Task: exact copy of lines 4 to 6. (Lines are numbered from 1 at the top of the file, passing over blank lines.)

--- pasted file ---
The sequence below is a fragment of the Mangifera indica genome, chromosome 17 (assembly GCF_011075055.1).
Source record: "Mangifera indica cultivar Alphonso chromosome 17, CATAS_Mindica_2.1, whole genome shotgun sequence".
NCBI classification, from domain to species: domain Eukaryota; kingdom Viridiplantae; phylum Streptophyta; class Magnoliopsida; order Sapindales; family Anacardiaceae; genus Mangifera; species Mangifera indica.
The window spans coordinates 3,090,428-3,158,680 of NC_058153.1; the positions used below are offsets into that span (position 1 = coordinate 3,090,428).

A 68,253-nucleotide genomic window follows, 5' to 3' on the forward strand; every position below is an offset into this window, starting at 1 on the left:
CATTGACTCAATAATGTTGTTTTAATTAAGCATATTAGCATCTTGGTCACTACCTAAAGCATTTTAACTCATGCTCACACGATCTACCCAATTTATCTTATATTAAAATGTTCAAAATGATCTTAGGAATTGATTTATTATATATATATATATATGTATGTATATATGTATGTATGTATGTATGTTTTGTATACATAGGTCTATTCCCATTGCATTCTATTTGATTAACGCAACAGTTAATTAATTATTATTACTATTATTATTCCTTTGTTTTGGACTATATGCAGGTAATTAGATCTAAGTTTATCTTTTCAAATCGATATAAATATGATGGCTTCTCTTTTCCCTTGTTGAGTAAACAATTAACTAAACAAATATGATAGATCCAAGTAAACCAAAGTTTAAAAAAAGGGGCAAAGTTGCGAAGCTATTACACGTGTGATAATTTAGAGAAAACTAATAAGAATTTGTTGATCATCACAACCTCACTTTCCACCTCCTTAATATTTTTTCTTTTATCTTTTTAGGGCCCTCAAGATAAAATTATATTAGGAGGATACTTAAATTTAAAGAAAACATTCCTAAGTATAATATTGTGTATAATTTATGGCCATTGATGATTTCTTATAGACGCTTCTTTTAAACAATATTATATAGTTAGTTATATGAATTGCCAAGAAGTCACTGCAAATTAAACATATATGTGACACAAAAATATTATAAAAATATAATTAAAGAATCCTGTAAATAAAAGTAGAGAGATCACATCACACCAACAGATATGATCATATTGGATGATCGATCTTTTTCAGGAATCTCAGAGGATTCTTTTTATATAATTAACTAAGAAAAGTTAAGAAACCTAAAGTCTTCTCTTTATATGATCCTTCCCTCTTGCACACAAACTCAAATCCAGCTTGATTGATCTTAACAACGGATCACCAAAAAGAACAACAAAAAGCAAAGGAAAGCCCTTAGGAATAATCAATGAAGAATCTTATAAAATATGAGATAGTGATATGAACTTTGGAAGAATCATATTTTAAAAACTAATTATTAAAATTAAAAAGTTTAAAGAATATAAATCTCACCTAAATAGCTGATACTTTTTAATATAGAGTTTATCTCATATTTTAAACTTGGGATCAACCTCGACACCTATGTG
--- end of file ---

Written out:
The window spans coordinates 3,090,428-3,158,680 of NC_058153.1; the positions used below are offsets into that span (position 1 = coordinate 3,090,428).

A 68,253-nucleotide genomic window follows, 5' to 3' on the forward strand; every position below is an offset into this window, starting at 1 on the left:
CATTGACTCAATAATGTTGTTTTAATTAAGCATATTAGCATCTTGGTCACTACCTAAAGCATTTTAACTCATGCTCACACGATCTACCCAATTTATCTTATATTAAAATGTTCAAAATGATCTTAGGAATTGATTTATTATATATATATATATATGTATGTATATATGTATGTATGTATGTATGTTTTGTATACATAGGTCTATTCCCATTGCATTCTATTTGATTAACGCAACAGTTAATTAATTATTATTACTATTATTATTCCTTTGTTTTGGACTATATGCAGGTAATTAGATCTAAGTTTATCTTTTCAAATCGATATAAATATGATGGCTTCTCTTTTCCCTTGTTGAGTAAACAATTAACTAAACAAATATGATAGATCCAAGTAAACCAAAGTTTAAAAAAAGGGGCAAAGTTGCGAAGCTATTACACGTGTGATAATTTAGAGAAAACTAATAAGAATTTGTTGATCATCACAACCTCACTTTCCACCTCCTTAATATTTTTTCTTTTATCTTTTTAGGGCCCTCAAGATAAAATTATATTAGGAGGATACTTAAATTTAAAGAAAACATTCCTAAGTATAATATTGTGTATAATTTATGGCCATTGATGATTTCTTATAGACGCTTCTTTTAAACAATATTATATAGTTAGTTATATGAATTGCCAAGAAGTCACTGCAAATTAAACATATATGTGACACAAAAATATTATAAAAATATAATTAAAGAATCCTGTAAATAAAAGTAGAGAGATCACATCACACCAACAGATATGATCATATTGGATGATCGATCTTTTTCAGGAATCTCAGAGGATTCTTTTTATATAATTAACTAAGAAAAGTTAAGAAACCTAAAGTCTTCTCTTTATATGATCCTTCCCTCTTGCACACAAACTCAAATCCAGCTTGATTGATCTTAACAACGGATCACCAAAAAGAACAACAAAAAGCAAAGGAAAGCCCTTAGGAATAATCAATGAAGAATCTTATAAAATATGAGATAGTGATATGAACTTTGGAAGAATCATATTTTAAAAACTAATTATTAAAATTAAAAAGTTTAAAGAATATAAATCTCACCTAAATAGCTGATACTTTTTAATATAGAGTTTATCTCATATTTTAAACTTGGGATCAACCTCGACACCTATGTG